St. Dimitry of Rostov on the Synaxis of St. Michael and other Bodiless Powers November 8/21

November 21, 2014  (Source:
A Homily on the Synaxis of the
Holy Chief Commander Michael
and the Other Bodiless Powers
(From The Great Collection of the Lives of the Saints, Volume 3: November,
compiled by St. Demetrius of Rostov)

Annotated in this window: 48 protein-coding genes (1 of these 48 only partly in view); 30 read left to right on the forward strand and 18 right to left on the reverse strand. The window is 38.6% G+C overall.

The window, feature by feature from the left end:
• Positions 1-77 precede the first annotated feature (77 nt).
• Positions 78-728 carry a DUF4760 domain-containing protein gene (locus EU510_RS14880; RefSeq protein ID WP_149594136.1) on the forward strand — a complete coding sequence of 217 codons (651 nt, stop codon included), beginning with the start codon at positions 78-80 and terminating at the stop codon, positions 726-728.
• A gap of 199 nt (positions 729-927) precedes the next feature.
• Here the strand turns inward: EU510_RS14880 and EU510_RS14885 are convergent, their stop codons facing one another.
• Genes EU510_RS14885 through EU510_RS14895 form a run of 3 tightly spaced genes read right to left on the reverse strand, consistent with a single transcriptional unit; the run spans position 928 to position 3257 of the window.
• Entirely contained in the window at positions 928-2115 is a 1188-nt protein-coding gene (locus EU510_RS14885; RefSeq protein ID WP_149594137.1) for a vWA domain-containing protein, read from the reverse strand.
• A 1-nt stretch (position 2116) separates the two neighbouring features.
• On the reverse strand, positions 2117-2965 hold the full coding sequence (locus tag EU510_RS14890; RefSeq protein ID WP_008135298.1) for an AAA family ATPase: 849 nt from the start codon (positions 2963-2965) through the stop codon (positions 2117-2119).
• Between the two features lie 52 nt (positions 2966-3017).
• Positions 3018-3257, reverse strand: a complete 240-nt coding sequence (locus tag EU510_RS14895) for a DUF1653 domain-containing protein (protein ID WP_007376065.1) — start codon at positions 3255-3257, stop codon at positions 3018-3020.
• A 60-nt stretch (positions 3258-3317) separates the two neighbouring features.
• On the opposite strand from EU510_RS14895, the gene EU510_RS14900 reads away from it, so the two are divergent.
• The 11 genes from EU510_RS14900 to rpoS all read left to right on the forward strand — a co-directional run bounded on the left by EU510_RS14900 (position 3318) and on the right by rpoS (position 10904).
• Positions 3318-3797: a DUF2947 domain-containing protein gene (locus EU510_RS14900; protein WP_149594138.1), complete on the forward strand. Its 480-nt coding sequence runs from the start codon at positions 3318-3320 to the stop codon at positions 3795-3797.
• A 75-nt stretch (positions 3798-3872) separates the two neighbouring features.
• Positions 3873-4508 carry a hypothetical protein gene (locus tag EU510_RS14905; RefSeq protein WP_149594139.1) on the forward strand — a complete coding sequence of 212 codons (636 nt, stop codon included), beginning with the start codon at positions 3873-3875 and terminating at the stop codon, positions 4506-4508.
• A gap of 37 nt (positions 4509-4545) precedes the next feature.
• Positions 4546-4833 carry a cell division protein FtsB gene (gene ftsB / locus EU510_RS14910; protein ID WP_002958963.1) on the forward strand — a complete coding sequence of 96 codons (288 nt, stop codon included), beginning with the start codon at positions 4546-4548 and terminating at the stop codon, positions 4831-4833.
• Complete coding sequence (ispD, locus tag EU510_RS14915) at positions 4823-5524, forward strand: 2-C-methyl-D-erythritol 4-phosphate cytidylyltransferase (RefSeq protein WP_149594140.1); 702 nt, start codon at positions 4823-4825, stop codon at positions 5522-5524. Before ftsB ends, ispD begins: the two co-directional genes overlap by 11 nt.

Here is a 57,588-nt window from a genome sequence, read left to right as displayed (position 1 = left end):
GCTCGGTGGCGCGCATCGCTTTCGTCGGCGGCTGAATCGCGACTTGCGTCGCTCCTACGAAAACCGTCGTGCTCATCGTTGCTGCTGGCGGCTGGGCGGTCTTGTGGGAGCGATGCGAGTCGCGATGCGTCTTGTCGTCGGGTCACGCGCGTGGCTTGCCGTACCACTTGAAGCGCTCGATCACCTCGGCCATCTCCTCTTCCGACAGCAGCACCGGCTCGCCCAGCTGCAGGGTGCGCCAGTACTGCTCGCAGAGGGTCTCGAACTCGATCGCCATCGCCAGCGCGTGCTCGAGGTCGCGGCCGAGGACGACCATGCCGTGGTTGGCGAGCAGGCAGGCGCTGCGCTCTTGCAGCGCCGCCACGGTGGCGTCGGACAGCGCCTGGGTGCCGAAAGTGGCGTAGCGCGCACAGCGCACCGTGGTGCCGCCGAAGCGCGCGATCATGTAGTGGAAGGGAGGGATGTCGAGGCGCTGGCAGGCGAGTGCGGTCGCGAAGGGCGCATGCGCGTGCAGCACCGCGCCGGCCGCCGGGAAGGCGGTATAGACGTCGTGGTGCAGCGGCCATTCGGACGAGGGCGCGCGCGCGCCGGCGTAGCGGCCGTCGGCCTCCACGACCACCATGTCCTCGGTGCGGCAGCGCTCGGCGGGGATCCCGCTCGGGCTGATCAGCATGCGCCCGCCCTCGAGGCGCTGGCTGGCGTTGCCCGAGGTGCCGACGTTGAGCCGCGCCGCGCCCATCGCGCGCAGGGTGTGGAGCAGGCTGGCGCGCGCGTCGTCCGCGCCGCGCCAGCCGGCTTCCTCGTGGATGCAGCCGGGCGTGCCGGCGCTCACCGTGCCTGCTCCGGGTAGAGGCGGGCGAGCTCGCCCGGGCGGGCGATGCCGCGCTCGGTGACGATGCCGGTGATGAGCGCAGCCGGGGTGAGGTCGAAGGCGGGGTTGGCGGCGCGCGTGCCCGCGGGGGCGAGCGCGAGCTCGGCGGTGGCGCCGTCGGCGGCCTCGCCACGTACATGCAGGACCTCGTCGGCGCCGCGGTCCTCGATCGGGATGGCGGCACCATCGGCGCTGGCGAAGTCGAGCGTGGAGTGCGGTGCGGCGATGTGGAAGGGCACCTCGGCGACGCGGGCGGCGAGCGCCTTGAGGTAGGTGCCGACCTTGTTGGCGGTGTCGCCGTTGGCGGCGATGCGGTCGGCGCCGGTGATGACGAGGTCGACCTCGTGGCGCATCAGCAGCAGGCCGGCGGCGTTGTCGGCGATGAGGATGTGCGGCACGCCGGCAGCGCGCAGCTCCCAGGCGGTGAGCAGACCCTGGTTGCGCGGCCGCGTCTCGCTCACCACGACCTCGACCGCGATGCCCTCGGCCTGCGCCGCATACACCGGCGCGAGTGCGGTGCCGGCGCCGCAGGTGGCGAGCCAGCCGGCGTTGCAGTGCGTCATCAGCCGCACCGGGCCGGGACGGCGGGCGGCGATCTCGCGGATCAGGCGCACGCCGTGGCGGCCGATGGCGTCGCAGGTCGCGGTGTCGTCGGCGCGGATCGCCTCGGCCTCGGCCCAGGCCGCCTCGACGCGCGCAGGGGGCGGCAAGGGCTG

The Holy Church, which rejects the impious worship of angels devised by idolaters and heretics of old, has received from the divinely inspired Fathers the tradition of celebrating with reverence the Synaxis of the Holy Angels. In the days of the Old Testament, the people of God, having fallen away from their Creator, began to worship that which the Lord created. They made idols after the likeness of things visible, of that which is in heaven above and earth beneath, the work of their own hands. At that time, when the people offered oblations unto the sun, the moon, and the stars as gods, imagining that these possessed living souls, they also began to worship angels. The Book of Kings makes mention of this, saying that they burned incense unto Baal, to the sun, and to the moon, and to the twelve signs of the Zodiac, and to all the host of heaven, that is, to the angels; for the host of heaven is comprised of the angels, as is said in the Gospel: And suddenly there was with the angel a multitude of the heavenly host.This impious worship of the angels spread through many lands in the days of the holy apostles. The holy Apostle Paul sought to root it out when he wrote to the Colossians, saying, Let no man beguile you in voluntary humility and worshipping of angels, intruding into those things which he hath not seen, vainly puffed up by his fleshly mind, and not holding the Head,which is Christ; for there were at that time certain heretics who made a show of humility but proudly imagined that they were like the angels because of their abstinence and the purity of their lives. These men taught that angels were to be worshipped in the same manner as God. After this, there arose other heretics who taught that the angels were the makers of the visible creation and that they are more honorable and exalted than Christ, the Son of God, since they are bodiless.These heretics called the Archangel Michael the God of the Hebrews. Finally, still others appeared, who devoted themselves to sorcery and deceived the people, calling upon the demons whom they served under the name of angels. This heresy grew especially strong in Colossae, a city under the jurisdiction of the metropolitan see of Laodicea, where many secretly worshipped the angels in an impious manner akin to idolatry. The local council of the holy fathers that met at Laodicea denounced this heresy, but while it anathematized and rejected the heretical worship of angels, it decreed lawful the pious and proper veneration of the holy angels as God’s servants and the guardians of the race of man, establishing the celebration of the festival held in their honor on this day. Thus it was in Colossae, where the evil and heretical worship of the angels had once appeared in secret, that the Orthodox first began to celebrate the feast of the Synaxis of the Angels. Many splendid temples dedicated to the holy Archangel Michael were built there, such as the most glorious and wondrous church erected in Chonae over the wonder-working spring where the holy Chief Commander Michael appeared to Saint Archippus. The council decreed that the feast of the angels be celebrated in November, the ninth month counting from March, when the world was created, since there are nine orders of angels, according to Saint Dionysius the Areopagite, the disciple of the holy Apostle Paul. Saint Paul was taken up to the third heaven, where he saw how the holy angels are divided into ranks, and he told his disciple of this. These nine ranks are grouped in three hierarchies of three orders: the highest, the middle, and the lowest.The highest hierarchy of angels, which is the nearest to the Most Holy Trinity, consists of the seraphim, the cherubim, and the thrones. Closest of all to the Creator and Fashioner stand the seraphim, beloved of God, of whom Isaiah said, Seraphs stood round about Him: each one had six wings. They are like fire, because they stand nearest to Him of Whom it is written: Our God is a consuming fire, and His throne is like a fiery flame, and The sight of the glory of the Lord was like a devouring fire. Since they stand before such fiery glory, the seraphim are themselves fiery, as it is written: He maketh His angels spirits, and His ministers a flame of fire. They burn with love for God and kindle the love of God in others, as their name itself reveals, for in the Hebrew tongue “seraphim” means “burning” or “consuming.”